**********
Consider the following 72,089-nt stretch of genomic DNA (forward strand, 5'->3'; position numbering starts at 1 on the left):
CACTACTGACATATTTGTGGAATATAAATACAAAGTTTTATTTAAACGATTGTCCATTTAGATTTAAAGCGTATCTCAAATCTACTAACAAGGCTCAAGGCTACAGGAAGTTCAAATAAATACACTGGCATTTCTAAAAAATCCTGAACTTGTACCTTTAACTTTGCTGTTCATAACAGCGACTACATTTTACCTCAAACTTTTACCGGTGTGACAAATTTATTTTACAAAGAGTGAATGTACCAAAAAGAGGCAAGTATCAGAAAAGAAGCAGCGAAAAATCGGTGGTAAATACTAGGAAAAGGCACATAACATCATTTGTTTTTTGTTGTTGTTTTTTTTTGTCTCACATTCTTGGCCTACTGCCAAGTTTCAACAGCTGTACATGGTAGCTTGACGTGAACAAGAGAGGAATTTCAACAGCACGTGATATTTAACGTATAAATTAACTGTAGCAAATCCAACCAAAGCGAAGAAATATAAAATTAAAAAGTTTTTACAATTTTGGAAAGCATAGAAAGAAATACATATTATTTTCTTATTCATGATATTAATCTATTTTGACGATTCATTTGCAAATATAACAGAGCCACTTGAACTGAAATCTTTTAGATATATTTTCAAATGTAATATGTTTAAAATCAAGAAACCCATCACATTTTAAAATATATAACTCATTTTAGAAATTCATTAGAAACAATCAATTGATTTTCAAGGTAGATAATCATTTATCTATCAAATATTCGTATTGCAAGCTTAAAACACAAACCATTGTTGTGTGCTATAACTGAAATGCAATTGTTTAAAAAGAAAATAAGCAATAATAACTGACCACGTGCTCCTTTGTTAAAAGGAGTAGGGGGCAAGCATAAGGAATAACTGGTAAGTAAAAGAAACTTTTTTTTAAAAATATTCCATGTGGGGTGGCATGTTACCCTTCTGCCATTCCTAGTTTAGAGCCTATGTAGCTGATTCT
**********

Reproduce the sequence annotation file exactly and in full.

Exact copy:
Consider the following 72,089-nt stretch of genomic DNA (forward strand, 5'->3'; position numbering starts at 1 on the left):
CACTACTGACATATTTGTGGAATATAAATACAAAGTTTTATTTAAACGATTGTCCATTTAGATTTAAAGCGTATCTCAAATCTACTAACAAGGCTCAAGGCTACAGGAAGTTCAAATAAATACACTGGCATTTCTAAAAAATCCTGAACTTGTACCTTTAACTTTGCTGTTCATAACAGCGACTACATTTTACCTCAAACTTTTACCGGTGTGACAAATTTATTTTACAAAGAGTGAATGTACCAAAAAGAGGCAAGTATCAGAAAAGAAGCAGCGAAAAATCGGTGGTAAATACTAGGAAAAGGCACATAACATCATTTGTTTTTTGTTGTTGTTTTTTTTTGTCTCACATTCTTGGCCTACTGCCAAGTTTCAACAGCTGTACATGGTAGCTTGACGTGAACAAGAGAGGAATTTCAACAGCACGTGATATTTAACGTATAAATTAACTGTAGCAAATCCAACCAAAGCGAAGAAATATAAAATTAAAAAGTTTTTACAATTTTGGAAAGCATAGAAAGAAATACATATTATTTTCTTATTCATGATATTAATCTATTTTGACGATTCATTTGCAAATATAACAGAGCCACTTGAACTGAAATCTTTTAGATATATTTTCAAATGTAATATGTTTAAAATCAAGAAACCCATCACATTTTAAAATATATAACTCATTTTAGAAATTCATTAGAAACAATCAATTGATTTTCAAGGTAGATAATCATTTATCTATCAAATATTCGTATTGCAAGCTTAAAACACAAACCATTGTTGTGTGCTATAACTGAAATGCAATTGTTTAAAAAGAAAATAAGCAATAATAACTGACCACGTGCTCCTTTGTTAAAAGGAGTAGGGGGCAAGCATAAGGAATAACTGGTAAGTAAAAGAAACTTTTTTTTAAAAATATTCCATGTGGGGTGGCATGTTACCCTTCTGCCATTCCTAGTTTAGAGCCTATGTAGCTGATTCT